INVASIVE Acacia melanoxylon R. BR. RETARDS GROWTH, PHOTOSYNTHETIC EFFICIENCY AND LEAF PROTEIN CONTENTS OF NATIVE HERBS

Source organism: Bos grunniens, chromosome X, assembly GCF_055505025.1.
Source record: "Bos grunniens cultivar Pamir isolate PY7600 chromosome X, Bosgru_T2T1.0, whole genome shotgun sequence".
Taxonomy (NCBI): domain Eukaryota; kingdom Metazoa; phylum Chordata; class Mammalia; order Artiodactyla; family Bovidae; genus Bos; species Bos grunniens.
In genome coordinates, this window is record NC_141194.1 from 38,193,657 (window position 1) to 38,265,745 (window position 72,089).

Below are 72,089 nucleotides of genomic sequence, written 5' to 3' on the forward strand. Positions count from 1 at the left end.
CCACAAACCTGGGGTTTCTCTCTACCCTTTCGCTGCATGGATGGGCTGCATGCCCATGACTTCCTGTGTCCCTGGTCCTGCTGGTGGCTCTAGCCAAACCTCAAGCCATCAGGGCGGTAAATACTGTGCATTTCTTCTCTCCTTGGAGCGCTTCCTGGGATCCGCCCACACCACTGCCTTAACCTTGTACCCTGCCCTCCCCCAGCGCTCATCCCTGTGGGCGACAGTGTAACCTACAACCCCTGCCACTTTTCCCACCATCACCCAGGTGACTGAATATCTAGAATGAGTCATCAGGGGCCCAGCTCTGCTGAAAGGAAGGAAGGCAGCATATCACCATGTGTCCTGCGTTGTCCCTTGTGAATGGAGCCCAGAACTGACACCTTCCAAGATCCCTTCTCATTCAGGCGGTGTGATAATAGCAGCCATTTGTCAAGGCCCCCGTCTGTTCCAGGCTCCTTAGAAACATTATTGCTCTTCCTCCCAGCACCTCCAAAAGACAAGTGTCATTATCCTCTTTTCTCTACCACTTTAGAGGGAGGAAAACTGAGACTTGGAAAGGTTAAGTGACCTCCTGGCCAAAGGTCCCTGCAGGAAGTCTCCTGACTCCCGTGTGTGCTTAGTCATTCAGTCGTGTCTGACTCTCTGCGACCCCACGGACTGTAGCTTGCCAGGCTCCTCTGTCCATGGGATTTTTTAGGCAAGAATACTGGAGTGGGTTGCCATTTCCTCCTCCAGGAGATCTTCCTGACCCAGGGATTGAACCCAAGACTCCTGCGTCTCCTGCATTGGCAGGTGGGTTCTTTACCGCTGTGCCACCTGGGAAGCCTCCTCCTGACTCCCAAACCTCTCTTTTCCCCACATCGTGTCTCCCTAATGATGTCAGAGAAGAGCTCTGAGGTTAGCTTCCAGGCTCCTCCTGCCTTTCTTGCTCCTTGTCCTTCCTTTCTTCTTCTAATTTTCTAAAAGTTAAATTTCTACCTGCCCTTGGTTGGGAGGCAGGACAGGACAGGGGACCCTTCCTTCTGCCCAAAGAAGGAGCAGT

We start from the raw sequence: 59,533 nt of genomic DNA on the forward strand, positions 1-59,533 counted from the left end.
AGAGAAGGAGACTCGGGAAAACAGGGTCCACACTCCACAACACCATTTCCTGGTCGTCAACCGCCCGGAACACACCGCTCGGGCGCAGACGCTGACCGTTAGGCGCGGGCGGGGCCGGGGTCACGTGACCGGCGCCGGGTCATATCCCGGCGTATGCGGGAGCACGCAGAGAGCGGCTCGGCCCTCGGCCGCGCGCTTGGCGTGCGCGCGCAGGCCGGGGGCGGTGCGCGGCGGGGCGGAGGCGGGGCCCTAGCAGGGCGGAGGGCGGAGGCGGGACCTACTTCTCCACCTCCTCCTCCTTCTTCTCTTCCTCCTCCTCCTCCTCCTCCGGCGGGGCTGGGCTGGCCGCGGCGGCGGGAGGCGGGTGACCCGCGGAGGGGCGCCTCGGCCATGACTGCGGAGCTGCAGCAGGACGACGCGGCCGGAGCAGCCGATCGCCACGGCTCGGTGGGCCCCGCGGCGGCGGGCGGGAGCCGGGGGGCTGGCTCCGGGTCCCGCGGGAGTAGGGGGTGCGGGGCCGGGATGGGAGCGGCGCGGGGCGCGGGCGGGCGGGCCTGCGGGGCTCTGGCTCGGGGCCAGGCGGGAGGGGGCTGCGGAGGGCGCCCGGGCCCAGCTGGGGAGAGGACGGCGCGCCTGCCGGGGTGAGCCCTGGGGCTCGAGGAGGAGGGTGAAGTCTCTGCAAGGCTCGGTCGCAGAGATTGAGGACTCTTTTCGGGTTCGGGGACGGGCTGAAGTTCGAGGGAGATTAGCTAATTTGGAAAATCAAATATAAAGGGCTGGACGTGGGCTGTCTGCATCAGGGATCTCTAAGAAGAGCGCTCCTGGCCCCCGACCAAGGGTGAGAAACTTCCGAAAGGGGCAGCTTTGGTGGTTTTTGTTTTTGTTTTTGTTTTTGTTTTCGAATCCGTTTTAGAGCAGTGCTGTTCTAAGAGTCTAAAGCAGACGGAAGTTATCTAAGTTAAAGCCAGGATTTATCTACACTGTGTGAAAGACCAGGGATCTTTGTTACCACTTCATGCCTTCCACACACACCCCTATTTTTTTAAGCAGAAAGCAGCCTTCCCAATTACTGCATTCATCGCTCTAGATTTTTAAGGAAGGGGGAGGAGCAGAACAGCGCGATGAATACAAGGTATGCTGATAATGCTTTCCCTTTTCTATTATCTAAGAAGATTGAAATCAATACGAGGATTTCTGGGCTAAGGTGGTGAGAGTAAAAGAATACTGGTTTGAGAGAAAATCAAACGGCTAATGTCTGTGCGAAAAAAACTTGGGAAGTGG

Acacia melanoxylon is a naturalized Australian species that has invaded woodlands and degraded natural habitats in the north western Iberian Peninsula (Galicia) in Spain. Several phenolic (p-hydroxybenzoic, vanillic, p-coumaric, syringic, protocatequic, ferulic acids) and flavonoides (catechin, luteolin, rutin, apigenin, quercetin) were isolated from methanol extracts of flowers and phyllodes of A. melanoxylon by HPLC. Seeds of three native plants, Dactylis glomerata, Lolium perenne, Rumex acetosa and a crop Lactuca sativa were grown in perlite culture and aqueous extracts of Acacia (flowers and phyllodes) were applied exogenously at 100%, 75%, 50% and 25% concentrations. Acacia flower extract (100%) inhibited the shoot length in D. glomerata, L. perenne by 31%, and 20% of the control, respectively. Both extract reduced leaf osmotic potential in D. glomerata, L. perenne and L. sativa. Efficiency of open PSII reaction centers (Fv/Fm), quantum yield (ΦPSII), chlorophyll fluorescence quenching (qP) and non-photochemical quenching (NPQ) were decreased in L. perenne, D. glomerata, R. acetosa and L. sativa after treatment with flowers/phyllodes (100%) extract. Leaf protein contents in D. glomerata, L. perenne and L. sativa were decreased due to flower and phyllodes (100%) extract.